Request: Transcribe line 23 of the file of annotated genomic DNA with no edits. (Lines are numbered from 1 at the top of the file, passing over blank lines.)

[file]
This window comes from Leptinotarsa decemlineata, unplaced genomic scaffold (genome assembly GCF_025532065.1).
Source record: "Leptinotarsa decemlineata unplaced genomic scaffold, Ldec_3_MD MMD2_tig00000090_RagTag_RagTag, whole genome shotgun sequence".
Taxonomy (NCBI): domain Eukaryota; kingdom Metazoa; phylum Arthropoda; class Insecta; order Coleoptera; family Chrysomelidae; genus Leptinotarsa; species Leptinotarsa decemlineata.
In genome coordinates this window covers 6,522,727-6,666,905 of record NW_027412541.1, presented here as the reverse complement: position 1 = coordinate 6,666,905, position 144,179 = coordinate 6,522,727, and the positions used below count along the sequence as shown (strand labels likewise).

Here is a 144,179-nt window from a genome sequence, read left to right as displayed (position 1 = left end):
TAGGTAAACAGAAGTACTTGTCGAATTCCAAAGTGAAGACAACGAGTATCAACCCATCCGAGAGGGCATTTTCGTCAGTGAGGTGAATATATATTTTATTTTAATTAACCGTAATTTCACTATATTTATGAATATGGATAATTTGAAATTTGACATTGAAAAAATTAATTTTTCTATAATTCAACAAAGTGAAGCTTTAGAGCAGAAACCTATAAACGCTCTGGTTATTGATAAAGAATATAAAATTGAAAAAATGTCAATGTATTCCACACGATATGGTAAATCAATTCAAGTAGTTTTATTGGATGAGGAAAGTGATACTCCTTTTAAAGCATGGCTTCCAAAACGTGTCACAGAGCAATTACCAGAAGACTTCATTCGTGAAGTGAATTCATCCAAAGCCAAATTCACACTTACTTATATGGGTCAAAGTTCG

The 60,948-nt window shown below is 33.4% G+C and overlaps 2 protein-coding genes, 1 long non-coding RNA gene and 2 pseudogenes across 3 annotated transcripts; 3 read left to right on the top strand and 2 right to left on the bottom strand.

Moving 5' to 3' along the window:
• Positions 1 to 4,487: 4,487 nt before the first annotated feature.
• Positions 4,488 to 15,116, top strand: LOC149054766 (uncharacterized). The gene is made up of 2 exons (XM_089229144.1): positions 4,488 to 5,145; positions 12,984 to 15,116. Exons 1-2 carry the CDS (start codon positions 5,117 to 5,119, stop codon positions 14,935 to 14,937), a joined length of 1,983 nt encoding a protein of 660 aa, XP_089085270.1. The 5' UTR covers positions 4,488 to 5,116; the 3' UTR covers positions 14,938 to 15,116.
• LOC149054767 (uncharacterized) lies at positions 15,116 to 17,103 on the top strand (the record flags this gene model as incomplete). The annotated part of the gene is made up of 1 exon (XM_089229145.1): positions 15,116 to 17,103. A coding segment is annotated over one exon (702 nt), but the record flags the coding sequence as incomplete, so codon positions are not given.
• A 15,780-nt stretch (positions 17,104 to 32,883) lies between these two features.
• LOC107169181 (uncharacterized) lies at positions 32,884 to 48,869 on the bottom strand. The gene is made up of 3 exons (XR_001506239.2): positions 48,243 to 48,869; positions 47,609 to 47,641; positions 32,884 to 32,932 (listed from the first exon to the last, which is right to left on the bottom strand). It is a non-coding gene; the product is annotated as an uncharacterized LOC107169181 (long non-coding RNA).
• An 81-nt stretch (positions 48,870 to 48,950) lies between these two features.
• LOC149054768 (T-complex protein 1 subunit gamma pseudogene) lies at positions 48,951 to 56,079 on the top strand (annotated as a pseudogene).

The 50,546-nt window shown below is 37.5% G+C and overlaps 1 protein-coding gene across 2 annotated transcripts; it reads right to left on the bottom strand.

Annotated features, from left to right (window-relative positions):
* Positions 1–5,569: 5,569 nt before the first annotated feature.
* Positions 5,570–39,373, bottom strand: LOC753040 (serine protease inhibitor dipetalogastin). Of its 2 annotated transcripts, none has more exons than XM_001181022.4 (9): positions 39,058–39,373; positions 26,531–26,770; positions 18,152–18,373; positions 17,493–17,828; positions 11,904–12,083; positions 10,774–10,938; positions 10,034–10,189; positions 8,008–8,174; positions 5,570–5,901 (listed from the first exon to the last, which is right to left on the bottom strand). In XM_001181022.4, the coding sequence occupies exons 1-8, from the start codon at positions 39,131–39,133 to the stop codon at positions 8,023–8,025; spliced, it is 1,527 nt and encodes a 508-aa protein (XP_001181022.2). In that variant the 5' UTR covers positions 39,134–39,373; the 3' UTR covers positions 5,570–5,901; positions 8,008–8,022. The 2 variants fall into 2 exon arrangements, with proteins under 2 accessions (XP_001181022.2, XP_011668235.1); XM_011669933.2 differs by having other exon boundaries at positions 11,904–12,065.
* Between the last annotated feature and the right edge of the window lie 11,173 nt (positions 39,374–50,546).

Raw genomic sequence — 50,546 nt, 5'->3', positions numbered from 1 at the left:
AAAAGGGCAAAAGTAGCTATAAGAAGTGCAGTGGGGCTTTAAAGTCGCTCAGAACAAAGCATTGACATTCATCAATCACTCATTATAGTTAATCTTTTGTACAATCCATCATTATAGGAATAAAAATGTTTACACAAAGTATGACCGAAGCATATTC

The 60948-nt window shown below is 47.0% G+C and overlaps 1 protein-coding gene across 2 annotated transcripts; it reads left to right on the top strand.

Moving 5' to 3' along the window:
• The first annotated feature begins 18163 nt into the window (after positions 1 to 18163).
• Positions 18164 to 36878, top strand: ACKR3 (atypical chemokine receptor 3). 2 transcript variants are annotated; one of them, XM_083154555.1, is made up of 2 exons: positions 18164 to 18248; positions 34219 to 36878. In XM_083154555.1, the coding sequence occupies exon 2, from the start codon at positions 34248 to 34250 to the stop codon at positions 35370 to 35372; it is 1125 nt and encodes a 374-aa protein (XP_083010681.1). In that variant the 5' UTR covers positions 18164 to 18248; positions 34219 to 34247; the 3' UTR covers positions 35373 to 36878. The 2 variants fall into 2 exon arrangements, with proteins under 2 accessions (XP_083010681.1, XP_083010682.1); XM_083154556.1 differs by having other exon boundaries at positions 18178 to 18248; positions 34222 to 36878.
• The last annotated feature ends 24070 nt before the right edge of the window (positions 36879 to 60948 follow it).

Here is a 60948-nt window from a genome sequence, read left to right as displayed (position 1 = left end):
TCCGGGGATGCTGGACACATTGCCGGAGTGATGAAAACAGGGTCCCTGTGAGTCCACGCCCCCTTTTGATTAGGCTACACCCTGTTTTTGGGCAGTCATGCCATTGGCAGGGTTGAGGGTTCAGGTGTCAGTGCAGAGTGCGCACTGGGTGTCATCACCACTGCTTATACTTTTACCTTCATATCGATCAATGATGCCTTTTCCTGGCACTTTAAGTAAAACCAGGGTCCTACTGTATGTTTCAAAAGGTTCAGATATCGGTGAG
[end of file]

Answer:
The 60948-nt window shown below is 47.0% G+C and overlaps 1 protein-coding gene across 2 annotated transcripts; it reads left to right on the top strand.